The state would then be required to relieve these highly distressed communities of numerous state mandates. These include reducing accidental disability pensions for public safety employees, discontinuing expired public safety collective bargaining agreements, suspending educational incentive pay for municipal police, and requiring municipal chief executive approval of school budgets and contracts. It also would allow for the suspending of teacher step increases, nurse-teacher requirements, school bus monitors and non-public school transportation; participation in the statewide purchasing system, and requiring retiree health insurance to conform to active employee health insurance.
For these “highly distressed communities,” there would also be “taxpayer accountability provisions” in collective bargaining and binding arbitration.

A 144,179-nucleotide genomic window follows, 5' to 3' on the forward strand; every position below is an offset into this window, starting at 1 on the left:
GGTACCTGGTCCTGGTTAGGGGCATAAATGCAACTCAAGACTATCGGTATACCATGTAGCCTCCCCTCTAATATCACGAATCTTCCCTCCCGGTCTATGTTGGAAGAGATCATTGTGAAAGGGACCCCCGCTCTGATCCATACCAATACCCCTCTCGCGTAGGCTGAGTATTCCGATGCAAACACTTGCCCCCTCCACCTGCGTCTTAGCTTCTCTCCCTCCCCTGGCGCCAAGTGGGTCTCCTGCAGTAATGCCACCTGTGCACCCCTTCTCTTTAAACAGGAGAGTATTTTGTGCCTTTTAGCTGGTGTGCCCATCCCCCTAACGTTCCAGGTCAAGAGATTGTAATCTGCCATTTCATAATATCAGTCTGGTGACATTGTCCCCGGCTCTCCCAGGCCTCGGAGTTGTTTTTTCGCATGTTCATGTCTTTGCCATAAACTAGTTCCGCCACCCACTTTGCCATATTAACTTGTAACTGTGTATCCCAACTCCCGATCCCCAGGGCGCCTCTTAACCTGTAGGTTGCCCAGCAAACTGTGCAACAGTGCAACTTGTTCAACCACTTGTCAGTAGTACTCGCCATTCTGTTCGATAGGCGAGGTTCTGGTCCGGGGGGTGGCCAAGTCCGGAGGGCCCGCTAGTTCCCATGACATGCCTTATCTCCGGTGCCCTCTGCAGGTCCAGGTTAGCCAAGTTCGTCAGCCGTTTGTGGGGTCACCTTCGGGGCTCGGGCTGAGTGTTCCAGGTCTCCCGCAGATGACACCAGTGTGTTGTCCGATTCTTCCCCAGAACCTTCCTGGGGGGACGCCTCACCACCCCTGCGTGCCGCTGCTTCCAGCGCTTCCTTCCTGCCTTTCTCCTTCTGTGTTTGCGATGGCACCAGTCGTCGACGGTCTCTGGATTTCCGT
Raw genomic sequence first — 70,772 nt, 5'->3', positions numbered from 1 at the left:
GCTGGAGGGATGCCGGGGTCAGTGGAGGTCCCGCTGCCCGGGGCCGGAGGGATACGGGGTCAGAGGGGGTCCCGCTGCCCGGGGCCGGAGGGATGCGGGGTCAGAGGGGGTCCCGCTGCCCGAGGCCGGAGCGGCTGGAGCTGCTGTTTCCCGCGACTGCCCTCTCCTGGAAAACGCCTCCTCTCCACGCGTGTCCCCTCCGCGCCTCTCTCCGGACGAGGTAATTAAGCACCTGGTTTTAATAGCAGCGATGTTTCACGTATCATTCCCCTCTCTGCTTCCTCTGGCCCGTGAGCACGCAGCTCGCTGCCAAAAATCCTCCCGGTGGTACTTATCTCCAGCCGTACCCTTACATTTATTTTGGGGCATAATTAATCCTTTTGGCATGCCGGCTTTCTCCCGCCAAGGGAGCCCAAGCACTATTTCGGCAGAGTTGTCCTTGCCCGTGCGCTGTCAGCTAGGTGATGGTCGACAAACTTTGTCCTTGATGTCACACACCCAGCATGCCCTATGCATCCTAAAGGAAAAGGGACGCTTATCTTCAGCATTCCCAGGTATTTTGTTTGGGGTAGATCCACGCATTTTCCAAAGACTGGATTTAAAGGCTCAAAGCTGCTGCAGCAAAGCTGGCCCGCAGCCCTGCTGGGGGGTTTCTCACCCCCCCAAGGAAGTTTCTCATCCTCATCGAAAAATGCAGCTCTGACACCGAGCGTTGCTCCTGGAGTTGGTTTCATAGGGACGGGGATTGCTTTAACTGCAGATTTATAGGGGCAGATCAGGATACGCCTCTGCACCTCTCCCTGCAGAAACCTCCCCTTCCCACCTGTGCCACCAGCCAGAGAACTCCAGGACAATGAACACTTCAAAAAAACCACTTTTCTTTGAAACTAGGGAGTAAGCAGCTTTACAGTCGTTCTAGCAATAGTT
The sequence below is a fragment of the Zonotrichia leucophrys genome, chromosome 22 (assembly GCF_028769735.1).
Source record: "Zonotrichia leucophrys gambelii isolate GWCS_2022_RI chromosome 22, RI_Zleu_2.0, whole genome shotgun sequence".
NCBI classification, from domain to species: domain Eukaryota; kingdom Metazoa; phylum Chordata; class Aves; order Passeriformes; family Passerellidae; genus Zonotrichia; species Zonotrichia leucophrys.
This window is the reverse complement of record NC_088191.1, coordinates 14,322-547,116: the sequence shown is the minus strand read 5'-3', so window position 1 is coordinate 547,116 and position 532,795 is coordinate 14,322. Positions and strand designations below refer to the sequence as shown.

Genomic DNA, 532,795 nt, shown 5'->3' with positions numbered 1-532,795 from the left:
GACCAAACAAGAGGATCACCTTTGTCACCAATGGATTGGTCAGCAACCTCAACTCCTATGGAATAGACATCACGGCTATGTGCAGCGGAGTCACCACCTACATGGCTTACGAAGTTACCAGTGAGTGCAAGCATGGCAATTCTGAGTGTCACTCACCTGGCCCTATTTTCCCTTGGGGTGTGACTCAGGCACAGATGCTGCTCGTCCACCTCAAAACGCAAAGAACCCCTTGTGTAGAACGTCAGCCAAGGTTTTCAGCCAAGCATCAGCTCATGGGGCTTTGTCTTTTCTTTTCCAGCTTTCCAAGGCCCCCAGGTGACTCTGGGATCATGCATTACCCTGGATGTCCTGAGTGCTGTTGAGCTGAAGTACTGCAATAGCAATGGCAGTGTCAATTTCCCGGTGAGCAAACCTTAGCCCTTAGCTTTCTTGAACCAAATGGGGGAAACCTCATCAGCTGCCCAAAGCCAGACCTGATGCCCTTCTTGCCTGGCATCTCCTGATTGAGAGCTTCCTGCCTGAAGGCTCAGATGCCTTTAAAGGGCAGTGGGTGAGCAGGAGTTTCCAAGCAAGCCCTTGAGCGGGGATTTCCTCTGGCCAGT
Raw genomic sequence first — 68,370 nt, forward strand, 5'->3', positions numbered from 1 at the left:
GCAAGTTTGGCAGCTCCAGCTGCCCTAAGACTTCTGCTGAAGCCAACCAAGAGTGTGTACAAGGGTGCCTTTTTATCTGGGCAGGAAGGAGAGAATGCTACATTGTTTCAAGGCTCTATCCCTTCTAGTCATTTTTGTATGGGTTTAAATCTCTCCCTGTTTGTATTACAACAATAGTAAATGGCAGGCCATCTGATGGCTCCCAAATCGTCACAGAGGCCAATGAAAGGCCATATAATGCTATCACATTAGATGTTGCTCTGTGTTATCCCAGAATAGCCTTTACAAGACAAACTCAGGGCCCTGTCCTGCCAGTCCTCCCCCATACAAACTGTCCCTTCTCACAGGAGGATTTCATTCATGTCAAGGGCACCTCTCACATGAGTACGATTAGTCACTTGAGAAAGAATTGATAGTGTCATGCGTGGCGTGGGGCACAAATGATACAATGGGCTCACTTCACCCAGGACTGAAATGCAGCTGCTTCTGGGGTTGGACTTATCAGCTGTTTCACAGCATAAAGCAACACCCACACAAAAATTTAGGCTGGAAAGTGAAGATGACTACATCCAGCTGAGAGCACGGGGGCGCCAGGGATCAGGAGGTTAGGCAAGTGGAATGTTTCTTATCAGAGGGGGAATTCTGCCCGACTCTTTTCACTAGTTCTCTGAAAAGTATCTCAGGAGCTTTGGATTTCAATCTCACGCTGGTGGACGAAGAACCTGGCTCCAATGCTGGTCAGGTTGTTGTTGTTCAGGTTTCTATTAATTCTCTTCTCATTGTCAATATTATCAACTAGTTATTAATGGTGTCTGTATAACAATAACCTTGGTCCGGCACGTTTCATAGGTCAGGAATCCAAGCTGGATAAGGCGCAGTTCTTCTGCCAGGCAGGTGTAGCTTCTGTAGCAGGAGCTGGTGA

Chafee said that additionally, as part of his municipal aid legislation package, he is proposing two pieces of legislation affecting state aid to schools. The first, a School Spending Accountability Act, would create new reporting and oversight requirements, including that of a standardized budget format. It would grant new powers to the Rhode Island Department of Education to oversee the uniform budget process and to withhold state education aid in cases of non-compliance.
A second proposed piece of legislation, Maintenance of Effort Waiver for Debt Reduction Efforts, would provide cities and towns a limited exemption from the annual education spending “maintenance of effort” requirement if they appropriate additional funds to pay off school system debt.
Also, Chafee is proposing to address the needs of numerous cash-strapped communities with legislation aimed to modify the timing of state aid to cities and towns in the areas of Basic Education Aid, School Construction Aid, and Distressed Communities Aid.